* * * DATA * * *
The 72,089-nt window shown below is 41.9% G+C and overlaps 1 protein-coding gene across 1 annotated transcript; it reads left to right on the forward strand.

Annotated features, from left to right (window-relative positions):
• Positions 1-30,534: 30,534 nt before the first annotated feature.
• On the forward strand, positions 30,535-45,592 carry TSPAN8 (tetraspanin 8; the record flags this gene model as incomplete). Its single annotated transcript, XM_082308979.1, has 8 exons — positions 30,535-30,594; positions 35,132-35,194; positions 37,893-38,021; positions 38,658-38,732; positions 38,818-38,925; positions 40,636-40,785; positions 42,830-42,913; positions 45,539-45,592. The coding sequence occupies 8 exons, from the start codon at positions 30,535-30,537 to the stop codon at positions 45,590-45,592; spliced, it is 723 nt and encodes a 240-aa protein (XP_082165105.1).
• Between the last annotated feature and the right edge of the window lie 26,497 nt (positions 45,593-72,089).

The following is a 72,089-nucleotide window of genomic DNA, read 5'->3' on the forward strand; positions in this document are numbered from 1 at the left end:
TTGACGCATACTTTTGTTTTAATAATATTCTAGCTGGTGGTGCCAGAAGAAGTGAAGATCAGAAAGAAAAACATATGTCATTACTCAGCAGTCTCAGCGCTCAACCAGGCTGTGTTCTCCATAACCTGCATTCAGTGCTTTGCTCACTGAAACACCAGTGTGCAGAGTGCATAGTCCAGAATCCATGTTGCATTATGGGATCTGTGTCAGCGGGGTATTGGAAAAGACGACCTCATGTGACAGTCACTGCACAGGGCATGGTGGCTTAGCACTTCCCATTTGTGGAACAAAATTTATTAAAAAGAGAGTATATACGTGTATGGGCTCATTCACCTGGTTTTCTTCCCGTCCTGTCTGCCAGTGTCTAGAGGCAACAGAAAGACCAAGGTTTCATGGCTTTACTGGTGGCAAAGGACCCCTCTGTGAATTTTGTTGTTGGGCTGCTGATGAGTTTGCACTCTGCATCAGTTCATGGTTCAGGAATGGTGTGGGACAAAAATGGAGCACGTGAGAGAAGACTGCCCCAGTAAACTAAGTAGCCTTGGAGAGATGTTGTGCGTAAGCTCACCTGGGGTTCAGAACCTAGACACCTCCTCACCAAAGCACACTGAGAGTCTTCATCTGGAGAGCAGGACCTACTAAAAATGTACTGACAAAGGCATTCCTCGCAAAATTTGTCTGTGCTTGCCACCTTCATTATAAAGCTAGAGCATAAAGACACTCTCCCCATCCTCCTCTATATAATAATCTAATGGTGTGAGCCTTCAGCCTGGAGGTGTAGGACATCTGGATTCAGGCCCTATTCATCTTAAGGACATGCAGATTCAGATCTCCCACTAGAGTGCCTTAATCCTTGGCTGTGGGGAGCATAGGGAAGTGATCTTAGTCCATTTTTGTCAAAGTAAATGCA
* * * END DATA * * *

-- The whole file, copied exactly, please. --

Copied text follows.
The 72,089-nt window shown below is 41.9% G+C and overlaps 1 protein-coding gene across 1 annotated transcript; it reads left to right on the forward strand.

Annotated features, from left to right (window-relative positions):
• Positions 1-30,534: 30,534 nt before the first annotated feature.
• On the forward strand, positions 30,535-45,592 carry TSPAN8 (tetraspanin 8; the record flags this gene model as incomplete). Its single annotated transcript, XM_082308979.1, has 8 exons — positions 30,535-30,594; positions 35,132-35,194; positions 37,893-38,021; positions 38,658-38,732; positions 38,818-38,925; positions 40,636-40,785; positions 42,830-42,913; positions 45,539-45,592. The coding sequence occupies 8 exons, from the start codon at positions 30,535-30,537 to the stop codon at positions 45,590-45,592; spliced, it is 723 nt and encodes a 240-aa protein (XP_082165105.1).
• Between the last annotated feature and the right edge of the window lie 26,497 nt (positions 45,593-72,089).

The following is a 72,089-nucleotide window of genomic DNA, read 5'->3' on the forward strand; positions in this document are numbered from 1 at the left end:
TTGACGCATACTTTTGTTTTAATAATATTCTAGCTGGTGGTGCCAGAAGAAGTGAAGATCAGAAAGAAAAACATATGTCATTACTCAGCAGTCTCAGCGCTCAACCAGGCTGTGTTCTCCATAACCTGCATTCAGTGCTTTGCTCACTGAAACACCAGTGTGCAGAGTGCATAGTCCAGAATCCATGTTGCATTATGGGATCTGTGTCAGCGGGGTATTGGAAAAGACGACCTCATGTGACAGTCACTGCACAGGGCATGGTGGCTTAGCACTTCCCATTTGTGGAACAAAATTTATTAAAAAGAGAGTATATACGTGTATGGGCTCATTCACCTGGTTTTCTTCCCGTCCTGTCTGCCAGTGTCTAGAGGCAACAGAAAGACCAAGGTTTCATGGCTTTACTGGTGGCAAAGGACCCCTCTGTGAATTTTGTTGTTGGGCTGCTGATGAGTTTGCACTCTGCATCAGTTCATGGTTCAGGAATGGTGTGGGACAAAAATGGAGCACGTGAGAGAAGACTGCCCCAGTAAACTAAGTAGCCTTGGAGAGATGTTGTGCGTAAGCTCACCTGGGGTTCAGAACCTAGACACCTCCTCACCAAAGCACACTGAGAGTCTTCATCTGGAGAGCAGGACCTACTAAAAATGTACTGACAAAGGCATTCCTCGCAAAATTTGTCTGTGCTTGCCACCTTCATTATAAAGCTAGAGCATAAAGACACTCTCCCCATCCTCCTCTATATAATAATCTAATGGTGTGAGCCTTCAGCCTGGAGGTGTAGGACATCTGGATTCAGGCCCTATTCATCTTAAGGACATGCAGATTCAGATCTCCCACTAGAGTGCCTTAATCCTTGGCTGTGGGGAGCATAGGGAAGTGATCTTAGTCCATTTTTGTCAAAGTAAATGCA